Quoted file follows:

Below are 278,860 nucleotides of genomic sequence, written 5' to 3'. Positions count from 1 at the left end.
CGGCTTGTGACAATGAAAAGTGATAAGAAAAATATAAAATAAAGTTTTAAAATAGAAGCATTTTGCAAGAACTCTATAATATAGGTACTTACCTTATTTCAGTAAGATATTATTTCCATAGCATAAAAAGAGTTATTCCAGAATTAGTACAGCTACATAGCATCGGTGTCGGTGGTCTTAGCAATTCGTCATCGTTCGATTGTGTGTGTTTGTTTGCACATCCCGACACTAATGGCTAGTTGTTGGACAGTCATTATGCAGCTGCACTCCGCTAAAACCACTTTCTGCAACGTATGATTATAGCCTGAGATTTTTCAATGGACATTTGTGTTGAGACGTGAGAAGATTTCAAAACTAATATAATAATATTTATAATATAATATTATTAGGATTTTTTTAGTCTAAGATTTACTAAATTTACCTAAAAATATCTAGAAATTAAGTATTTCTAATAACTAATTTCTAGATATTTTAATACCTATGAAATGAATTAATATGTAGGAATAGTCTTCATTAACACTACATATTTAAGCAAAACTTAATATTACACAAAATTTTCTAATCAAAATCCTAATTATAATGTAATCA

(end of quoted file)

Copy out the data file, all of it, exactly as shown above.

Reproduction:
Below are 278,860 nucleotides of genomic sequence, written 5' to 3'. Positions count from 1 at the left end.
CGGCTTGTGACAATGAAAAGTGATAAGAAAAATATAAAATAAAGTTTTAAAATAGAAGCATTTTGCAAGAACTCTATAATATAGGTACTTACCTTATTTCAGTAAGATATTATTTCCATAGCATAAAAAGAGTTATTCCAGAATTAGTACAGCTACATAGCATCGGTGTCGGTGGTCTTAGCAATTCGTCATCGTTCGATTGTGTGTGTTTGTTTGCACATCCCGACACTAATGGCTAGTTGTTGGACAGTCATTATGCAGCTGCACTCCGCTAAAACCACTTTCTGCAACGTATGATTATAGCCTGAGATTTTTCAATGGACATTTGTGTTGAGACGTGAGAAGATTTCAAAACTAATATAATAATATTTATAATATAATATTATTAGGATTTTTTTAGTCTAAGATTTACTAAATTTACCTAAAAATATCTAGAAATTAAGTATTTCTAATAACTAATTTCTAGATATTTTAATACCTATGAAATGAATTAATATGTAGGAATAGTCTTCATTAACACTACATATTTAAGCAAAACTTAATATTACACAAAATTTTCTAATCAAAATCCTAATTATAATGTAATCA